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Volunteers clean up Piru Creek

National Wild and Scenic Rivers System adds its first L.A. County creek to list

Posted: June 28, 2009 10:13 p.m.
Updated: June 29, 2009 4:55 a.m.
Community Hiking Club member Annette Stiefbold picks up trash along the Piru Creek Sunday morning. Community Hiking Club member Annette Stiefbold picks up trash along the Piru Creek Sunday morning.
Community Hiking Club member Annette Stiefbold picks up trash along the Piru Creek Sunday morning.

Anglers, hikers and other river enthusiasts awoke early Sunday to celebrate a new milestone for Los Angeles County: the addition of Piru Creek to the National Wild and Scenic River System.

"We're celebrating Piru Creek becoming wild and scenic thanks in part to the Wilderness Bill," said Dianne Erskine-Hellrigel, president of the Community Hiking Club based in Santa Clarita.

The Wilderness Bill, co-sponsored by Rep. Howard P. "Buck" McKeon, R-Santa Clarita, and signed into law by President Obama, sets aside vast expanses of land for preservation.

Piru Creek is the first creek in Los Angeles County to make the list.

According to the National Wild and Scenic Rivers System Web site, a national wild and scenic river is a "free-flowing river with outstanding natural, cultural, scenic or recreational values, that has been designated by an act of Congress."

The system also protects the river and conserves the area's important resources, the Web site said.

Piru Creek is located north of the Santa Clarita Valley and flows from the Sespe Wilderness into the Santa Clara River. It is one of the few year-round trout fishing streams in Southern California.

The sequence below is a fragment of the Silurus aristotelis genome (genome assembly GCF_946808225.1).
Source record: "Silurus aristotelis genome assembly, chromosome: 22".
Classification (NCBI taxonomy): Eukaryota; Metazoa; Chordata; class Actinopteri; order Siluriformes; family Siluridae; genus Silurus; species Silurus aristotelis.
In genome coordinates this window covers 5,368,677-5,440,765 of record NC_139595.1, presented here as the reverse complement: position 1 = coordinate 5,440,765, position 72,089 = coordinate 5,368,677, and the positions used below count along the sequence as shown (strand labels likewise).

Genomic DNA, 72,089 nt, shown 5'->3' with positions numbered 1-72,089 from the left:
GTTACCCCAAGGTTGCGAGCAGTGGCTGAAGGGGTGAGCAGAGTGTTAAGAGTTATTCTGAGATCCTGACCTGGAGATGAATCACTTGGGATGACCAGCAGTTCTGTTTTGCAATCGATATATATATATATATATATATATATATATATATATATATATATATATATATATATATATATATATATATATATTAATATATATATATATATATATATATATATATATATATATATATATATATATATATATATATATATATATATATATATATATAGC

"It's amazing how quickly you are in the wilderness," said Newhall resident Annette Stiefbold, of the 20-minute drive up Interstate 5 that brought her to Frenchman's Flat.

She recently joined the Community Hiking Club. This was her first event with the group.

"I joined because I believe in giving back, in volunteering ... and I love nature," she said.

The rising sun found volunteers at Frenchman's Flat from a variety of outdoor clubs: the Community Hiking Club, the Santa Clarita Casting Club, Sierra Pacific Fly Fishers, Conejo Valley Fly Fishers, Fisheries Resource Volunteer Corps, Federation Fly Fishers Southwest Council and Friends of the River.

Volunteers tied the laces of their hiking boots, rubbed in sunscreen, donned protective gloves, picked up a few trash bags and went to work before celebrating the creek's newly recognized status.

In addition to picking up broken glass, cigarette butts, shoes, diapers, an abandoned flannel sleeping bag and other trash, the volunteers also "busted dams" that slowed the water's free-flowing condition.

Previous campers created dams out of rocks in the creek so they could step across to the other side. But the man-nade dams slow the current of the creek, making it difficult for fish and other river-dwellers to travel down stream.

"We're changing the face of the earth, one rock at a time," quipped Suzette Marechal of Newhall.

Marechal has been a member of the Community Hiking Club for about six months.

"I wanted to get my son out, teach him about nature and to get some exercise," she said. "And I didn't want to go alone. Hiking in groups is much safer."

Linda Castro, of Granada Hills brought her husband, her son, and her son's girlfriend.

"It's not the easiest to get two 15-year-olds up early on a Sunday," she said. "But they wanted to come."

Harpy Simon from the Fisheries Resource Volunteer Corps said he visits the site twice a month to check on the area.

"Two weeks ago, this place was clean," he said. "We need to get up signs that say ‘No open fires' and ‘Pick up your trash."

After cleaning the area of trash and "busting dams," the volunteers gathered under a shady tree to eat lunch and toast each club's contribution to Piru Creek's new recognition as a national wild and scenic river.

"Now with Obama's signature, this whole area - from the start of the Pyramid Dam all the way to the Ventura County line - is now a scenic and wild area," said Carolin Atchison, Southern California Outreach Coordinator for Friends of the River.

"It is the first step in a long strategy to protect the creek."


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